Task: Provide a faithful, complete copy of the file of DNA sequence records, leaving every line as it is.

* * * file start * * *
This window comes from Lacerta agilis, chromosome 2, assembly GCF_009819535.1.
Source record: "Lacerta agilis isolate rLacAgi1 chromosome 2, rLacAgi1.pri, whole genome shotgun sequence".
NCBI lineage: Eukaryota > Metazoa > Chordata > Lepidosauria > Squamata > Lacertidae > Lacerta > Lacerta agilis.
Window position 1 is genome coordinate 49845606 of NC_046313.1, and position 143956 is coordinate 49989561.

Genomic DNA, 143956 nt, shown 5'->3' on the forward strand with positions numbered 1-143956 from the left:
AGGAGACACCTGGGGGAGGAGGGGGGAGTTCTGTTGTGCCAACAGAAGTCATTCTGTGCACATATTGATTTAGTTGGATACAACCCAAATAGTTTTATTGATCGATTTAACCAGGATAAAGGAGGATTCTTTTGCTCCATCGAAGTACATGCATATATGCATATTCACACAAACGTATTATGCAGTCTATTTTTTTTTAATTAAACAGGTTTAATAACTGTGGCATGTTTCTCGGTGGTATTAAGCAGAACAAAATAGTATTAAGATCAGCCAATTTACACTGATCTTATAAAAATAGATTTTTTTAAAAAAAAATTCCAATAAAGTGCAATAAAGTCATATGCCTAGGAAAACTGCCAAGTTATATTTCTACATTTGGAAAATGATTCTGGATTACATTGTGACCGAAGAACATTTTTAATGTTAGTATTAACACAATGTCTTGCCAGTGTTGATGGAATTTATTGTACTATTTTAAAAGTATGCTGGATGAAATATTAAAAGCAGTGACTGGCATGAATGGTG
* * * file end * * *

This window comes from Lacerta agilis, chromosome 2, assembly GCF_009819535.1.
Source record: "Lacerta agilis isolate rLacAgi1 chromosome 2, rLacAgi1.pri, whole genome shotgun sequence".
NCBI lineage: Eukaryota > Metazoa > Chordata > Lepidosauria > Squamata > Lacertidae > Lacerta > Lacerta agilis.
Window position 1 is genome coordinate 49845606 of NC_046313.1, and position 143956 is coordinate 49989561.

Genomic DNA, 143956 nt, shown 5'->3' on the forward strand with positions numbered 1-143956 from the left:
AGGAGACACCTGGGGGAGGAGGGGGGAGTTCTGTTGTGCCAACAGAAGTCATTCTGTGCACATATTGATTTAGTTGGATACAACCCAAATAGTTTTATTGATCGATTTAACCAGGATAAAGGAGGATTCTTTTGCTCCATCGAAGTACATGCATATATGCATATTCACACAAACGTATTATGCAGTCTATTTTTTTTTAATTAAACAGGTTTAATAACTGTGGCATGTTTCTCGGTGGTATTAAGCAGAACAAAATAGTATTAAGATCAGCCAATTTACACTGATCTTATAAAAATAGATTTTTTTAAAAAAAAATTCCAATAAAGTGCAATAAAGTCATATGCCTAGGAAAACTGCCAAGTTATATTTCTACATTTGGAAAATGATTCTGGATTACATTGTGACCGAAGAACATTTTTAATGTTAGTATTAACACAATGTCTTGCCAGTGTTGATGGAATTTATTGTACTATTTTAAAAGTATGCTGGATGAAATATTAAAAGCAGTGACTGGCATGAATGGTG